ASIA TIME STRIKES AGAIN
At 4:29PM yesterday, there was a flurry of activity in the makeshift office. Suddenly the staff was disconnecting computers and taking apart desks. A running truck waited outside.
I unplugged my computer and put all my things into my ever present moving box but didn’t understand if I needed to actually take the box back to my classroom. The office manager told me something and all I wanted in this confusion was a yes or no answer. Luckily, the young woman who speaks English (but hates to) intervened and said “You don’t have to.”
I still wasn’t sure what was happening and was frustrated by the typical last minute, no information Asia Time scenario so I simply nodded at her and left.
This morning I stopped by the makeshift office, thinking that my things had been moved to the classroom and wanted to check in before heading there, only to find that my things had not in fact been moved at all. All the office desks had returned to their homeland and were swapped out with random desks or tables. My station, of course, became a small folding table next to a school desk. My desk chair is now a folding chair.
Thank goodness I only have two more days of desk warming or I might really lose it.
The reluctant English speaker saw my confusion at the setup and said “I’m sorry we didn’t tell you yesterday. The moving company and internet company were supposed to both come this weekend. But the schedules didn’t match so they took the desks but we must stay here for internet.”
I asked her when the teachers will come back.
“Um, can I tell you in Korean?”
“If it’s baby Korean.”
She continued in English.
The teachers will come back for the first three days next week “so you can go back to your classroom then”. I wanted to point out that I actually have vacation next week because of all this bungling but didn’t.
I’m trying really hard to hold on to empathy– they were saddled with this random foreign contract worker. The teaching staff doesn’t tell the office staff of my schedule (why would the office staff need to know anyway). And the new military helper for the disabled school has also been desk warming the small computer in the corner so at least I’m not the only one doing punitive office time. Other Korean teachers also suffer the ill effects of Asia Time. See: S having to work double English camp because the grade 5 homeroom volunteer decided to do a workshop at the last minute (moot now because also due to Asia Time and coronavirus winter camp was canceled five days before starting).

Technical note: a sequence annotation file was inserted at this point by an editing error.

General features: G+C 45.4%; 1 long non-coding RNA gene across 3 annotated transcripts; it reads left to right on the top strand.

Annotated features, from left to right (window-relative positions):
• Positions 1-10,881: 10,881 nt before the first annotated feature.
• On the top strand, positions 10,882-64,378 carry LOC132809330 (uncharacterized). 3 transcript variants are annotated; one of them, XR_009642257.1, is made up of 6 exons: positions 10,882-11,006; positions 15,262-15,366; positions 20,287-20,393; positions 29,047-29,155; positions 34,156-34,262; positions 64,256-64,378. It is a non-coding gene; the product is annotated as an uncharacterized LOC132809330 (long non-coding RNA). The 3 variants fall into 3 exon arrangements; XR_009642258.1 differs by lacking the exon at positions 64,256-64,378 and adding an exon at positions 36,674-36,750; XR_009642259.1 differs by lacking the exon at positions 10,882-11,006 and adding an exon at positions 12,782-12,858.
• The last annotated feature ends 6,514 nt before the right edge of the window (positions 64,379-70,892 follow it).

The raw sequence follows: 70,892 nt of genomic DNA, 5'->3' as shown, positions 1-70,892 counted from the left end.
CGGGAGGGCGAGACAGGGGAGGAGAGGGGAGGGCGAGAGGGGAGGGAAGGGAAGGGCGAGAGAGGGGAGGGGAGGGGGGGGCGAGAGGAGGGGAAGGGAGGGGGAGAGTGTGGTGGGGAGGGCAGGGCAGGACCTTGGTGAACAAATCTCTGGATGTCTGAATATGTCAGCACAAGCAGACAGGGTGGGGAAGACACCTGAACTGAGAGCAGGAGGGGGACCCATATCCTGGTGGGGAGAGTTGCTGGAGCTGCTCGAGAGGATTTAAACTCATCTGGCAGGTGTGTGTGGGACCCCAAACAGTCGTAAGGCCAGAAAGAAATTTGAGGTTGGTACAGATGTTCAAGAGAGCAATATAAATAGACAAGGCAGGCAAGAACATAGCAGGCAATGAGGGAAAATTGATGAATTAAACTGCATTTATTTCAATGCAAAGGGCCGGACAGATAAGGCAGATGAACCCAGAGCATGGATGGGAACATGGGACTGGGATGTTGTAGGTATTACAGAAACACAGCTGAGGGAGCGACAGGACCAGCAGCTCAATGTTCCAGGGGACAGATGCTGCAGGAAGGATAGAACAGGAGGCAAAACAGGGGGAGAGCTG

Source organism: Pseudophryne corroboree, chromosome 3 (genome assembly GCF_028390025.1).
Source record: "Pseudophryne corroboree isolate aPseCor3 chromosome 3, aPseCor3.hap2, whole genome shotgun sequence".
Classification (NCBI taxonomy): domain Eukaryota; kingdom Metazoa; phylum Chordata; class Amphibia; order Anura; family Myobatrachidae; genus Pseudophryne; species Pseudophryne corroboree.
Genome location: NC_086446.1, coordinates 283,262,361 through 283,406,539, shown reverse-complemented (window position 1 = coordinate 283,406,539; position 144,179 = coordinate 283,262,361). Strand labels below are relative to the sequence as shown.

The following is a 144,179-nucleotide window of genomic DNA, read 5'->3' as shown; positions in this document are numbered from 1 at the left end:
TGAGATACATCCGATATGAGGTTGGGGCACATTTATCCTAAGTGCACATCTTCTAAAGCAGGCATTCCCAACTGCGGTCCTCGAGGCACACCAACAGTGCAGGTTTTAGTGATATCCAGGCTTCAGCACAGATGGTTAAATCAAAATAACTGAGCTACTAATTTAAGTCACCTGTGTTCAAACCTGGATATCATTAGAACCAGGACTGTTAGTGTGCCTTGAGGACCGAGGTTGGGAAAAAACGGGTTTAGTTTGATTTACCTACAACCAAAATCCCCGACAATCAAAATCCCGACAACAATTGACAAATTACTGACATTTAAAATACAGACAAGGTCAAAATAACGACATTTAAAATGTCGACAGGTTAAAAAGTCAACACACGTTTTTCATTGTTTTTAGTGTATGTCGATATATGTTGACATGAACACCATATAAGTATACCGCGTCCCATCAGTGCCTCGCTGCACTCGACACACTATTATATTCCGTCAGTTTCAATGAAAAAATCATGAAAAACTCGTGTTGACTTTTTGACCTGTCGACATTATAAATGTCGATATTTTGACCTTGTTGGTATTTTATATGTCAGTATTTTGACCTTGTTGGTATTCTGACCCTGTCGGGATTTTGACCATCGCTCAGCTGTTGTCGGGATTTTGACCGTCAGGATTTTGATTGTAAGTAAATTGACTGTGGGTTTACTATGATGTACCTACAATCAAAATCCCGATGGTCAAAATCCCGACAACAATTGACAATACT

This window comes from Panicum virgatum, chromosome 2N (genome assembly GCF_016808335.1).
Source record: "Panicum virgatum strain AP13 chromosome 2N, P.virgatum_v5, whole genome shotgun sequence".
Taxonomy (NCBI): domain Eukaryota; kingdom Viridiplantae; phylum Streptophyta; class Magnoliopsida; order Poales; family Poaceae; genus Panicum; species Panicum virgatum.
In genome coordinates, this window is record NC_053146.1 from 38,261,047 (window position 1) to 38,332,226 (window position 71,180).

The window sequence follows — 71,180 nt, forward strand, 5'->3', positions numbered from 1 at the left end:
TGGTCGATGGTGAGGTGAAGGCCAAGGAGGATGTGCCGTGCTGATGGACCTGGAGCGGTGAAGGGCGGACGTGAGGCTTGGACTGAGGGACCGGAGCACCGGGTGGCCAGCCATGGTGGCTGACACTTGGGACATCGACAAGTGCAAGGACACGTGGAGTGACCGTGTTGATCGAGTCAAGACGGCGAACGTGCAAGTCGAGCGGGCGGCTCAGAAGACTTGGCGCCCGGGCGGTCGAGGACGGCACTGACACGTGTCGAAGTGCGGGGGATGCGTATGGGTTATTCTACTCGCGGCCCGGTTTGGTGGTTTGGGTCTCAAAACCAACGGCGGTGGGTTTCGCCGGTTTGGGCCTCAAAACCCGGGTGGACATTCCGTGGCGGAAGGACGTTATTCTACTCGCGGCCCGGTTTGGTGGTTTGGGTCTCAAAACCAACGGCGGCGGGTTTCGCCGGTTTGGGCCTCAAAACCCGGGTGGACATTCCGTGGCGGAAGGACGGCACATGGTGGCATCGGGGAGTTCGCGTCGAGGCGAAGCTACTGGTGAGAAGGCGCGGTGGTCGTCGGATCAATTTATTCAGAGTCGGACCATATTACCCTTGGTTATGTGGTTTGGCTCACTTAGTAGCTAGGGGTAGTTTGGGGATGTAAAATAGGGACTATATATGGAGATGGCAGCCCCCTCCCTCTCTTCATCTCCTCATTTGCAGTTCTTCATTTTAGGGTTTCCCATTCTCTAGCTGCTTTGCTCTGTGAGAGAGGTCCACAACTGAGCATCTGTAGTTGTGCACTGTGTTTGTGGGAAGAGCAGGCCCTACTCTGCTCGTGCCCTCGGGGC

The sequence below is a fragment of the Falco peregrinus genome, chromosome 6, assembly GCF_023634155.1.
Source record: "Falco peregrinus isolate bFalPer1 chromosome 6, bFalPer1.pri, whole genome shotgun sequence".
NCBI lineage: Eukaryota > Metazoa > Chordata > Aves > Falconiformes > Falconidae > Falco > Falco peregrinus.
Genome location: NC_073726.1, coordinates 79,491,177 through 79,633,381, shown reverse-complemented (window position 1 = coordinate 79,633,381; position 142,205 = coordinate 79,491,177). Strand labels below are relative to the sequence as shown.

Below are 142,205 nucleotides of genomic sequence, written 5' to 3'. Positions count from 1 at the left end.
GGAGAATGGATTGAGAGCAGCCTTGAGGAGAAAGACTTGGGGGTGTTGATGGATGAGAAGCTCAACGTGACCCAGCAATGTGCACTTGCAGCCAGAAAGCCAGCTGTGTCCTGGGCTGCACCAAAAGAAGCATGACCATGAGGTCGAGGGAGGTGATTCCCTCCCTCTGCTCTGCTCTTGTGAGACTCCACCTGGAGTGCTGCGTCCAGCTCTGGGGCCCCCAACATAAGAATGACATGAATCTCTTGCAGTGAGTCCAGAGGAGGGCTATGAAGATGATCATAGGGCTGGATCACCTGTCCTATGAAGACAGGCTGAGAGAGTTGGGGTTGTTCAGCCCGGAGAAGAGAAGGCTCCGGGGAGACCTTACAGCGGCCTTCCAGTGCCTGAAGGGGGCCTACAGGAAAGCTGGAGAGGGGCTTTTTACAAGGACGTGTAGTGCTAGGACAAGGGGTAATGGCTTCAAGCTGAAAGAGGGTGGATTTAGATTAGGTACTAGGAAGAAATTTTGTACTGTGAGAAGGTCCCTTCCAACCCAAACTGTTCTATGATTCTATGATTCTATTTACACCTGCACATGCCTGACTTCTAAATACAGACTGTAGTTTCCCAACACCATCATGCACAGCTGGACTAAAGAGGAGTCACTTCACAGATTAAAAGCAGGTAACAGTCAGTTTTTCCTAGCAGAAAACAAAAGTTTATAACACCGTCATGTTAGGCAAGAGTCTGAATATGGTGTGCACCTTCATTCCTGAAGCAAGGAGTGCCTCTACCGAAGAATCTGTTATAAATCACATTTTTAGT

I’m just. A little frustrated.
This is also compounded by the fact that I am concerned about C, the new S. Next week I have to take vacation, the week before school starts, the week I could be meeting with C and E to start new semester prep work. But instead I’ll roll up on the first day with no plan. If C or E say, “you will lead all the classes and you can start… now” I am going to be upset.
As a foreign teacher that doesn’t speak Korean well, as a contract worker who doesn’t have access to the attendance roster or student grades, as a teacher who works 7 weeks more than the native teachers, as someone currently at a folding table for a desk, that would be incredibly unfair. In my mind I’m constantly trying to strike a balance between cultural acceptance and self-preservation.
My hope is that the first week we work together to do introductions and get to know the students. After all, since E only taught grade 6 and C is new, I actually know more of the students than they do.
I’m in an entry level position so this is bound to happen. And again, compared to Atlanta, these are very minor upsets. I’m happy that I can voice minor complaints about my employment as they are minor.
And I know that once I have a teaching license, I won’t have to do this type of nonsense again.
I heard one of the daycare teachers chastising the students before I entered. One boy asked me in Korean, “why aren’t you going in?”
“Ah, the teacher is talking now.”
I spent a portion of class playing musical chairs. It was less about student output and more to release their energy and reaffirm that they must listen carefully. Any student who touched the “chair”, in this case a phonics card, before the song was over they were marked as out! I taught them G’s phrase “Listen carefully”: I say “listen” and students respond “carefully”.
They had a great time! In the last half we played bingo to help calm them down and also improve letter recognition.
I’ve started ending, instead of starting class, with our “How Are You” song (thanks VIPKID!) and asking students to volunteer their answers. At the end of class they are much more comfortable and warmed up for speaking.
They gave me a juice box and peanut cream bread from Tous Les Jours as I was leaving.
Free food always has a way of turning my mood around by 180.